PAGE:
12 Powerful Quotes from Ruth Bader Ginsburg

Lauren Hubbard
·3 mins read
Photo credit: AFP Contributor - Getty Images
Photo credit: AFP Contributor - Getty Images

From Town & Country

Ruth Bader Ginsburg, the pioneering Supreme Court Justice, women's rights activist, and icon has passed away at the age of 87 from complications from metastatic pancreatic cancer.

The Brooklyn-born Justice earned her law degree from Harvard, then one of just nine women in her class. It was far from the last time she would trailblaze for women; she went on to become first female tenured professor at Columbia Law School, found the Women's Rights Project at the American Civil Liberties Union and to help craft the legal case for women's equality, bringing cases before the Supreme Court where she would in 1993 become only the second female Justice in history.

Though "the great dissenter," as she would come to be known, is gone, her work and her words live on to inspire future generations. Here, some of her most powerful quotes.

About the Supreme Court

"When I'm sometimes asked 'When will there be enough [women on the Supreme Court]?' and I say 'When there are nine,' people are shocked. But there'd been nine men, and nobody's ever raised a question about that."

"Dissents speak to a future age. It's not simply to say, 'My colleagues are wrong and I would do it this way.' But the greatest dissents do become court opinions and gradually over time their views become the dominant view. So that's the dissenter's hope: that they are writing not for today, but for tomorrow."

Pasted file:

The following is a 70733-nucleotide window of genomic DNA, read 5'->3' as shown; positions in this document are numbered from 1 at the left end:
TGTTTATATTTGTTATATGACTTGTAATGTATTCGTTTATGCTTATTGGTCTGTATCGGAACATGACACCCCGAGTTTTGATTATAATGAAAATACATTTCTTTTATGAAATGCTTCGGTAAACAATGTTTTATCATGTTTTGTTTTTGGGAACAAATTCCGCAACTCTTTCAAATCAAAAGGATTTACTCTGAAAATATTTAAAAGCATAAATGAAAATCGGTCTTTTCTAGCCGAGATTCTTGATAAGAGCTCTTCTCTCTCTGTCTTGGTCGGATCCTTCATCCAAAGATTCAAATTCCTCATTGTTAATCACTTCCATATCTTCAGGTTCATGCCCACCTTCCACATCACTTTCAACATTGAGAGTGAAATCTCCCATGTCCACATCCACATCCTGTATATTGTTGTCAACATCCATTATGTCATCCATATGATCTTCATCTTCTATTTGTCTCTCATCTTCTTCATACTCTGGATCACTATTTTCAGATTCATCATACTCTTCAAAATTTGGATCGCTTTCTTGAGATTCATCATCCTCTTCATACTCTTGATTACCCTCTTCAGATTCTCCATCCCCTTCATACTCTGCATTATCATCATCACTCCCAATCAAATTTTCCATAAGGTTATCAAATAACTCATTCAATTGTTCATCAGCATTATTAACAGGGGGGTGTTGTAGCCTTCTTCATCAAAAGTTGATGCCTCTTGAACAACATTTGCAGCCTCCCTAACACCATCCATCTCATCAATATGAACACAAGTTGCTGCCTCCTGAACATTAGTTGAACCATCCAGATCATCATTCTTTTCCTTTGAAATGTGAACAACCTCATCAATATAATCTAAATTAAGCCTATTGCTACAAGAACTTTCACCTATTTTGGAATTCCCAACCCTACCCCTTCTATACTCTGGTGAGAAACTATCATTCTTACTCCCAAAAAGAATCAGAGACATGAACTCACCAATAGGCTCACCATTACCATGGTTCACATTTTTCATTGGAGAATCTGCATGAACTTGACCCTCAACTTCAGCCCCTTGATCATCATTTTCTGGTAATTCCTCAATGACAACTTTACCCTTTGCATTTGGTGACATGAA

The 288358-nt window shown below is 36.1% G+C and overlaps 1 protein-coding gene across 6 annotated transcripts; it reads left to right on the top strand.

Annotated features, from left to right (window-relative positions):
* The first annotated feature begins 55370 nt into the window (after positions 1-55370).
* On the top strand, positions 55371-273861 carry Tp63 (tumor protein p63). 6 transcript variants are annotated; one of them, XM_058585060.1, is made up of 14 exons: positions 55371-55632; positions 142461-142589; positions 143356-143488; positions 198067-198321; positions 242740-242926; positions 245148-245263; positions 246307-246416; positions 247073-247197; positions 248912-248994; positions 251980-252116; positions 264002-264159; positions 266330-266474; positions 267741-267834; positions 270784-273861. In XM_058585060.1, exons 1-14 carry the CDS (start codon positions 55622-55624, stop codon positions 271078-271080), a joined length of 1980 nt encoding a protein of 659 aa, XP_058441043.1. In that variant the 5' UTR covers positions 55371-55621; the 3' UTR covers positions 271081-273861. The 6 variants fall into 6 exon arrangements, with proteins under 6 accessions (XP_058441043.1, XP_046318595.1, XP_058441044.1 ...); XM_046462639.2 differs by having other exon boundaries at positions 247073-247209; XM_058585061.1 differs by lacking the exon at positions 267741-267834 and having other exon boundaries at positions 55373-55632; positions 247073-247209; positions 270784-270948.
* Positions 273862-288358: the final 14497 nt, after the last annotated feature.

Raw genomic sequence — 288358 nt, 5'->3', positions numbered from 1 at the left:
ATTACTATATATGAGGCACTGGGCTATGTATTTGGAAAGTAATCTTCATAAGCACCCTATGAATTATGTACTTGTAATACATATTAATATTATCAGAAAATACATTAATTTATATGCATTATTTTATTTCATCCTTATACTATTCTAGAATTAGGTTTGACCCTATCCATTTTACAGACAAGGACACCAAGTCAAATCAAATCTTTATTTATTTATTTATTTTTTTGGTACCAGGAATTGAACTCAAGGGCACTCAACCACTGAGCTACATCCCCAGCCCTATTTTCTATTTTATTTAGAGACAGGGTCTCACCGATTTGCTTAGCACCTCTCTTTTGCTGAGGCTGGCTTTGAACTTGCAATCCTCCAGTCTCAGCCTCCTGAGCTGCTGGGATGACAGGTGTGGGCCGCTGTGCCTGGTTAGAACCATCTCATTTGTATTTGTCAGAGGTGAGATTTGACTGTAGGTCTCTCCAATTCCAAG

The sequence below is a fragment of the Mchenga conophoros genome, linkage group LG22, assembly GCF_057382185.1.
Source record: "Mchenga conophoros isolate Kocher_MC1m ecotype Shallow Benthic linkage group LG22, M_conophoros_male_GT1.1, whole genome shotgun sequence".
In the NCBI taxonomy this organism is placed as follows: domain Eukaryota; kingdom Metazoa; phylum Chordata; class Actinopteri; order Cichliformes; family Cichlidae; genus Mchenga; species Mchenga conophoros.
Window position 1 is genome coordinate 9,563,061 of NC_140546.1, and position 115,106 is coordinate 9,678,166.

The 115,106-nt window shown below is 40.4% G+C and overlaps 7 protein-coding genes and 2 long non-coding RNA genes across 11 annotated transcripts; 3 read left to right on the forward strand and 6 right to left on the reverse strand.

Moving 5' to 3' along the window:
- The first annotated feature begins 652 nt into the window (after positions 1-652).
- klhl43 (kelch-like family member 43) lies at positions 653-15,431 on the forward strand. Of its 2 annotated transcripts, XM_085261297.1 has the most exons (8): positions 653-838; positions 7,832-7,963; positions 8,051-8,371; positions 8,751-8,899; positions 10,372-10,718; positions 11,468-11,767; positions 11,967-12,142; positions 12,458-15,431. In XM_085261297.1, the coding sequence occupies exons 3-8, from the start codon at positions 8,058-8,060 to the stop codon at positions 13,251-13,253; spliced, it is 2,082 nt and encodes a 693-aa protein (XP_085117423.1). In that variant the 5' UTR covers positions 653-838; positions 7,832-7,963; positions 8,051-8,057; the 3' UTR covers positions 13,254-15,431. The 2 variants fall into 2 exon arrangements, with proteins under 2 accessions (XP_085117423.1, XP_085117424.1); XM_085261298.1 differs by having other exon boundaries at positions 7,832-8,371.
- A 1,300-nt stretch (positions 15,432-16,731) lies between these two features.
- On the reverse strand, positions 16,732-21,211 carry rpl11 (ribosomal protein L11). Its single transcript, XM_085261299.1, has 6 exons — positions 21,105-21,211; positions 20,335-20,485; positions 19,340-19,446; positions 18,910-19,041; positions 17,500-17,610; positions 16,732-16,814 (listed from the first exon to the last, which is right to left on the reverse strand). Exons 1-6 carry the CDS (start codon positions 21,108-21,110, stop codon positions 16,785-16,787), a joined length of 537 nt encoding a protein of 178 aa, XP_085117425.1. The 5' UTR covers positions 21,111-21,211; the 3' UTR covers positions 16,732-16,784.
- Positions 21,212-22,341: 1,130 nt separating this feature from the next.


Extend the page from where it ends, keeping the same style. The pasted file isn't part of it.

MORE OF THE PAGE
On marriage

“Every now and then it helps to be a little deaf...That advice has stood me in good stead. Not simply in dealing with my marriage, but in dealing with my colleagues.”

“If you have a caring life partner, you help the other person when that person needs it. I had a life partner who thought my work was as important as his, and I think that made all the difference for me.”

On creating change

"I tell law students… if you are going to be a lawyer and just practice your profession, you have a skill—very much like a plumber. But if you want to be a true professional, you will do something outside yourself… something that makes life a little better for people less fortunate than you."

"Real change, enduring change, happens one step at a time."

"Fight for the things that you care about, but do it in a way that will lead others to join you."

"Women will have achieved true equality when men share with them the responsibility of bringing up the next generation."

On her life

"My mother told me to be a lady. And for her, that meant be your own person, be independent."

"So often in life, things that you regard as an impediment turn out to be great, good fortune."

"Reading is the key that opens doors to many good things in life. Reading shaped my dreams, and more reading helped me make my dreams come true."

On how she would like to be remembered

"Someone who used whatever talent she had to do her work to the very best of her ability. And to help repair tears in her society, to make things a little better through the use of whatever ability she has. To do something, as my colleague David Souter would say, outside myself. ‘Cause I’ve gotten much more satisfaction for the things that I’ve done for which I was not paid."

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